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Improving patient experiences of mental health inpatient care: a randomised controlled trial

  • T. Wykes (a1) (a2), E. Csipke (a3), P. Williams (a4), L. Koeser (a4), S. Nash (a5), D. Rose (a6), T. Craig (a7) and P. McCrone (a8)...

Abstract

Background

Poorer patient views of mental health inpatient treatment predict both further admissions and, for those admitted involuntarily, longer admissions. As advocated in the UK Francis report, we investigated the hypothesis that improving staff training improves patients’ views of ward care.

Method

Cluster randomised trial with stepped wedge design in 16 acute mental health wards randomised (using the ralloc procedure in Stata) by an independent statistician in three waves to staff training. A psychologist trained ward staff on evidence-based group interventions and then supported their introduction to each ward. The main outcome was blind self-report of perceptions of care (VOICE) before or up to 2 years after staff training between November 2008 and January 2013.

Results

In total, 1108 inpatients took part (616 admitted involuntarily under the English Mental Health Act). On average 51.6 staff training sessions were provided per ward. Involuntary patient's perceptions of, and satisfaction with, mental health wards improved after staff training (N582, standardised effect −0·35, 95% CI −0·57 to −0·12, p = 0·002; interaction p value 0·006) but no benefit to those admitted voluntarily (N469, −0.01, 95% CI −0.23 to 0.22, p = 0.955) and no strong evidence of an overall effect (N1058, standardised effect −0.18 s.d., 95% CI −0.38 to 0.01, p = 0.062). The training costs around £10 per patient per week. Resource allocation changed towards patient perceived meaningful contacts by an average of £12 (95% CI −£76 to £98, p = 0.774).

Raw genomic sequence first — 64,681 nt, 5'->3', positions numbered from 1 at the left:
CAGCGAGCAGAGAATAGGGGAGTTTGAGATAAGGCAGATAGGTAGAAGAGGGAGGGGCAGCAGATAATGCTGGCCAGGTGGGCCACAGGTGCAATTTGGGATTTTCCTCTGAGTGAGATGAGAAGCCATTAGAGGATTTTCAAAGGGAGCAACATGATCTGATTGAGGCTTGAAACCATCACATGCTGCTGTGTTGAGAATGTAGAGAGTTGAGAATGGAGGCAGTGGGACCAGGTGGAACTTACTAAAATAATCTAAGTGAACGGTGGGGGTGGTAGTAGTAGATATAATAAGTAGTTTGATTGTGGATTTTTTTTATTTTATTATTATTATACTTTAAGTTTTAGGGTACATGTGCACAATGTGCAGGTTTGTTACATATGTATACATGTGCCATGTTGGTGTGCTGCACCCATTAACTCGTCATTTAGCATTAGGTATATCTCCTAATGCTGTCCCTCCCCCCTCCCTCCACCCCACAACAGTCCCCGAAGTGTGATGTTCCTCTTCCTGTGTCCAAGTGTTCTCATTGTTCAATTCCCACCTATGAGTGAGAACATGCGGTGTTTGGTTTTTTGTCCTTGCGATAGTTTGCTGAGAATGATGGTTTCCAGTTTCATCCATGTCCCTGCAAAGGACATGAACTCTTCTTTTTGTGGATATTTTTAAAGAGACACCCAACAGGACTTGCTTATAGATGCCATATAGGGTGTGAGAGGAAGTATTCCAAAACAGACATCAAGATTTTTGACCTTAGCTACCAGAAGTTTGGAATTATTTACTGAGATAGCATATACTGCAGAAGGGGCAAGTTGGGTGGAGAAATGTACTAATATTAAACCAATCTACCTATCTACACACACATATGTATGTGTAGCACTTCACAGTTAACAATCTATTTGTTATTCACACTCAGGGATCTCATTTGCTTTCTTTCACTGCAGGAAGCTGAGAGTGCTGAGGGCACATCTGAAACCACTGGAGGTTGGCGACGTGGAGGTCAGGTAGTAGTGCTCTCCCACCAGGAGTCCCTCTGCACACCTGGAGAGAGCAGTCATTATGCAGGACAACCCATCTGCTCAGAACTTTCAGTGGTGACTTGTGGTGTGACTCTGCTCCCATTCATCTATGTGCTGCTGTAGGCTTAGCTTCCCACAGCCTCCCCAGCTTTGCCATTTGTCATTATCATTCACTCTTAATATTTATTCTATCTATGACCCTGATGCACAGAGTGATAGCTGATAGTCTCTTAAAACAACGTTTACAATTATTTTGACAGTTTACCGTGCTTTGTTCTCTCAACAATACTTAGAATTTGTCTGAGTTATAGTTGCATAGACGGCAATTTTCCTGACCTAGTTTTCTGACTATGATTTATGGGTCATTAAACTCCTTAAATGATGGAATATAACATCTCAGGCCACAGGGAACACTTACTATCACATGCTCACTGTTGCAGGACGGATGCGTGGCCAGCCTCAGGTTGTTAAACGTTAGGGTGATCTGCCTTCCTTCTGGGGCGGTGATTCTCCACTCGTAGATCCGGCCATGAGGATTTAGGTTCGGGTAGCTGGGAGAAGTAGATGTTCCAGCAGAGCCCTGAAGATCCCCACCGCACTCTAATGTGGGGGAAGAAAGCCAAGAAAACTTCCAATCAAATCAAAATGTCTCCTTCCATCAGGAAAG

Conclusion

Staff training improved the perceptions of the therapeutic environment in those least likely to want an inpatient admission, those formally detained. This change might enhance future engagement with all mental health services and prevent the more costly admissions.

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Copyright

This is an Open Access article, distributed under the terms of the Creative Commons Attribution licence (http://creativecommons.org/licenses/by/4.0/), which permits unrestricted re-use, distribution, and reproduction in any medium, provided the original work is properly cited.

Corresponding author

*Address for correspondence: T. Wykes Ph.D., Clinical Psychology and Rehabilitation, Vice Dean Psychology and Systems Science, Institute of Psychiatry, Psychology and Neuroscience, King's College London, London SE5 8AF, UK. (Email: til.wykes@kcl.ac.uk)

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